The psychology behind why you like to rewatch your favourite movie or series during the pandemic

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  • Got all the time in the world to watch new movies but sticking to old favourites?
  • Anxiety and uncertainty can make us crave predictability, which creates a sense of comfort.
  • If you find yourself rewatching entire episodes of your favourite series, you are not alone.

With fewer outings and more time for TV during the Covid-19 lockdown, you might find yourself rewatching old favourites instead of discovering new movies or shows.

If you have one TV series or movie you can't get enough of, even though you've seen it more times than you can count, you are not the only one.

And there is a likely a scientific explanation – that those who are especially prone to anxiety prefer knowing what's going to happen next and don't want to process any new information.

Order in the world

According to psychologist Pamela Rutledge, rewatching a movie or show you really enjoy can be a simple way of controlling your emotions when your entire world feels out of control.

"It can become really therapeutic, especially if you are feeling anxious. Watching the same piece multiple times reaffirms that there's order in the world and that it can create a sense of safety and comfort on a primal level," she says in Medium.

Psychologist Neel Burton also explains that rewatching shows stems from nostalgia as a form of consolation as it makes us feel good to reminisce and "escape".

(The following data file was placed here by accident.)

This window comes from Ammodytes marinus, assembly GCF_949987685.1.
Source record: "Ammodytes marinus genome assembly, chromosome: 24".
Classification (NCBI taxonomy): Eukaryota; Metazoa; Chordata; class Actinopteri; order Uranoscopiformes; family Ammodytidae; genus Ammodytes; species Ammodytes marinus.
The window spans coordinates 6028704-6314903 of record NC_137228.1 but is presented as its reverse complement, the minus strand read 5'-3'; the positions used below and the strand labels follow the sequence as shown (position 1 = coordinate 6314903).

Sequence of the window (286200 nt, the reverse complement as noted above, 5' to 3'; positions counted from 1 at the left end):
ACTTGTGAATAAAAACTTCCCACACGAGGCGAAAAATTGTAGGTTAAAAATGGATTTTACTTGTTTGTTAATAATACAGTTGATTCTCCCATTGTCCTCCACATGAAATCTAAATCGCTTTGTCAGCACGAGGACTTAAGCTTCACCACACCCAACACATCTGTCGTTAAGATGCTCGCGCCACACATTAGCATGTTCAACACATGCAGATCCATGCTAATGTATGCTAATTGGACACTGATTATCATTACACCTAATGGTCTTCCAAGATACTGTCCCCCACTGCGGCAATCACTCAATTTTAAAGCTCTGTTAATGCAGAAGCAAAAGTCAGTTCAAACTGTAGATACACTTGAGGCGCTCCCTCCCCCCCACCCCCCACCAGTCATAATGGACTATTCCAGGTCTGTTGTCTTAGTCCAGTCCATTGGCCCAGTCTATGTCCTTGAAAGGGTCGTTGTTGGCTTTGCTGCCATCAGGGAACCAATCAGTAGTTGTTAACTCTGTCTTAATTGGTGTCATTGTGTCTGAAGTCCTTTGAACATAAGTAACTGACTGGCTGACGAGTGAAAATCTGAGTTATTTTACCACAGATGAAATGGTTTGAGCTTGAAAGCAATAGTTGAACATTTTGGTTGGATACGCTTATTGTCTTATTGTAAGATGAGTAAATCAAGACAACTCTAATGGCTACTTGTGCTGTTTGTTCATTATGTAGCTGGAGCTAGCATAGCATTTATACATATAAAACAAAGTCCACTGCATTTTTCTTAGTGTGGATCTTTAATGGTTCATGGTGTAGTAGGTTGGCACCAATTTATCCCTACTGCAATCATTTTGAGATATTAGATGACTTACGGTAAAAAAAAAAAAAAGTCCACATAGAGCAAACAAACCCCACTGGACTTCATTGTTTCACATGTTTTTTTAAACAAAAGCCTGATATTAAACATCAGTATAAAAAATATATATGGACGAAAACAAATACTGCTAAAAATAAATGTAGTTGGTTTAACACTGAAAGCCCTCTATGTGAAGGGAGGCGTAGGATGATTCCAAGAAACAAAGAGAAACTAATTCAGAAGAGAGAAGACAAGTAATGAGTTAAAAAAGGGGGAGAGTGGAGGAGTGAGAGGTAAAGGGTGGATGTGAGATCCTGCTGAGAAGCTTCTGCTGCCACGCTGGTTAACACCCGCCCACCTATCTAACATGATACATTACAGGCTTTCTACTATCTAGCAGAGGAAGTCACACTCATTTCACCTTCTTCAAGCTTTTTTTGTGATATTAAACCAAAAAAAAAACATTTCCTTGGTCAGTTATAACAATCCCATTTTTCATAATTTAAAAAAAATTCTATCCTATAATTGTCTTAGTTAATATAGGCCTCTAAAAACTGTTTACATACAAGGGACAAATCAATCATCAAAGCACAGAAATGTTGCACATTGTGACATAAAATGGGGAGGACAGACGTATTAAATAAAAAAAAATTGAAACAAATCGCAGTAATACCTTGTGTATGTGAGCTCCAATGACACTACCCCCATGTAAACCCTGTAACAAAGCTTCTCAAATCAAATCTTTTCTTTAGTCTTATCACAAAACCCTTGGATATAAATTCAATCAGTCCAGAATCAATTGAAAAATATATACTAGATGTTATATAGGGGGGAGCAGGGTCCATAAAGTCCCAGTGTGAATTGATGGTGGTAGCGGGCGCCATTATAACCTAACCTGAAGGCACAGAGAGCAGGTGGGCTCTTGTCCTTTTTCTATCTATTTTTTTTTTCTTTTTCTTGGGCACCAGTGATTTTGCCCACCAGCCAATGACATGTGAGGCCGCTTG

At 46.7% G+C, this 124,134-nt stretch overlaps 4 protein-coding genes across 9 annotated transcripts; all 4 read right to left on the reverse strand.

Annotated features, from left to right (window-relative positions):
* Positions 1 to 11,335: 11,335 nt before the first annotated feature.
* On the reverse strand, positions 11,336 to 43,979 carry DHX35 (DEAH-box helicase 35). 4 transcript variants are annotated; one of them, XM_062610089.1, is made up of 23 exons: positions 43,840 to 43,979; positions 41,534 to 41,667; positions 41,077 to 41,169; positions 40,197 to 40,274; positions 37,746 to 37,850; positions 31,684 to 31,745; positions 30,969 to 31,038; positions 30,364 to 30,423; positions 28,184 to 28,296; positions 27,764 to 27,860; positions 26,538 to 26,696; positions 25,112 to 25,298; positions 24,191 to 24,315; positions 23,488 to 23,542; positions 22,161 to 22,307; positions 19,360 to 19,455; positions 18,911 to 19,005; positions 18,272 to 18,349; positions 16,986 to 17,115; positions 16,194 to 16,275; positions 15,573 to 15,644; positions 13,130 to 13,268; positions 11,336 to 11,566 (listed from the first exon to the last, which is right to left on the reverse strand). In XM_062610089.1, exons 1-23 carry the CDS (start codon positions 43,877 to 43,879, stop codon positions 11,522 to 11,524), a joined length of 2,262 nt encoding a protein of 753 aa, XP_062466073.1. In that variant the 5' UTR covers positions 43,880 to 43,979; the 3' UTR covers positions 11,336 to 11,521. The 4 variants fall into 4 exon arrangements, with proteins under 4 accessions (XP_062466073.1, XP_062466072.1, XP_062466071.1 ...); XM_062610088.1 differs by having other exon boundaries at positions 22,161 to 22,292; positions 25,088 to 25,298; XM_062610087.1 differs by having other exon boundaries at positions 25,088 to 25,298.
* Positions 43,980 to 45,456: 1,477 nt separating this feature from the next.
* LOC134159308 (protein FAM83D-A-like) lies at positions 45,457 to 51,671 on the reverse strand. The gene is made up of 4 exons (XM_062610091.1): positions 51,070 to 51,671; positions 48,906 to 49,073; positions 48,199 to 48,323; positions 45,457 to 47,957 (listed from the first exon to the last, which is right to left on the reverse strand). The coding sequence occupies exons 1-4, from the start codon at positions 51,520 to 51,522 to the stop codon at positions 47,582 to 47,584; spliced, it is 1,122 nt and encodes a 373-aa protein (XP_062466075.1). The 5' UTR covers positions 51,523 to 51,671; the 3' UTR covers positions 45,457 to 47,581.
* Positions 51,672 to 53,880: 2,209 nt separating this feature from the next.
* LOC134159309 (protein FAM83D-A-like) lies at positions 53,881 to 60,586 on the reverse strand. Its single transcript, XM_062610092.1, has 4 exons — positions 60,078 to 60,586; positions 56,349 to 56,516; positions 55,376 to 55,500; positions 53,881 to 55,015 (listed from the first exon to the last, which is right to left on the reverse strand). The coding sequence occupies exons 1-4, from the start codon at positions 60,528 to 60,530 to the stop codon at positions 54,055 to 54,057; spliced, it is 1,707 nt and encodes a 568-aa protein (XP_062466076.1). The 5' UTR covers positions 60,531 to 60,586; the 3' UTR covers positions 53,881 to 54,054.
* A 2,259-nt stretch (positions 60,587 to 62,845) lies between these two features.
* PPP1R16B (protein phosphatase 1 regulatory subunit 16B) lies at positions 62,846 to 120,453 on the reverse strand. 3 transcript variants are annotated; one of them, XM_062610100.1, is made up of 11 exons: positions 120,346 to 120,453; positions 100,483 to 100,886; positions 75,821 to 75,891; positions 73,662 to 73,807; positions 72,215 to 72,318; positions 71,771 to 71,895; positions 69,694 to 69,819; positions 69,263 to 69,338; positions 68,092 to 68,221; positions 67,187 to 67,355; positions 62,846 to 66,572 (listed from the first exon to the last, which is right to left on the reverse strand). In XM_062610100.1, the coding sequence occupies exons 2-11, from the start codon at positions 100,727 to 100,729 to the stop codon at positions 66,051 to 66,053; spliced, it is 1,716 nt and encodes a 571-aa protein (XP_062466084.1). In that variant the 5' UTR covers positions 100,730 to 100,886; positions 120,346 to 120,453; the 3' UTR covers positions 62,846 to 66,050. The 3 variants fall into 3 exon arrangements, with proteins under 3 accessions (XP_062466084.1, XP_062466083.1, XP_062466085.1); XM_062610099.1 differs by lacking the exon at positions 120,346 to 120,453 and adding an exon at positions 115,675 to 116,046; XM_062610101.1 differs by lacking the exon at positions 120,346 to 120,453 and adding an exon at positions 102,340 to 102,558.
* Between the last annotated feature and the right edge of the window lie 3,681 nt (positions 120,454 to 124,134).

"Our every day is humdrum, often even absurd," Burton said. "Nostalgia can lend us much-needed context, perspective and direction, reminding and reassuring us that our life is not as banal as it may seem. It also tells us that there have been, and once again will be, meaningful moments and experiences."

Researchers also found that the comfort of repetition and the effort of processing new information could play a role, as humans prefer predictability, especially in the current state of uncertainty.

Nostalgia might even help you idealise a time or period where you felt really happy or certain of your surroundings, Burton explains.

Is repetition bad for us?

But will it affect you negatively if you are hesitant to scroll through new Netflix options? Burton says, "not necessarily".

Research has shown that nostalgia can create a sense of optimism about the future and may even counteract current loneliness and anxiety.

As long as you are not completely living in the past or in a disillusioned state, reruns may be the best way to take a break from scary headlines and cheer you up in times of uncertainty.

However, if you feel like you are no longer in control of your emotions or if you find yourself showing signs of depression, it may be best to reach out to a professional. The South African Depression and Anxiety Group (Sadag) can help you.

READ | Anxiety, overeating and under-exercising: The impact of Covid-19 and lockdown on SA 

READ | 'Stress eating' while in lockdown? Here are tips to avoid it

READ | Mental health effects of Covid-19 pandemic, lockdown - concern over suicide risk

Image credit: Pexels

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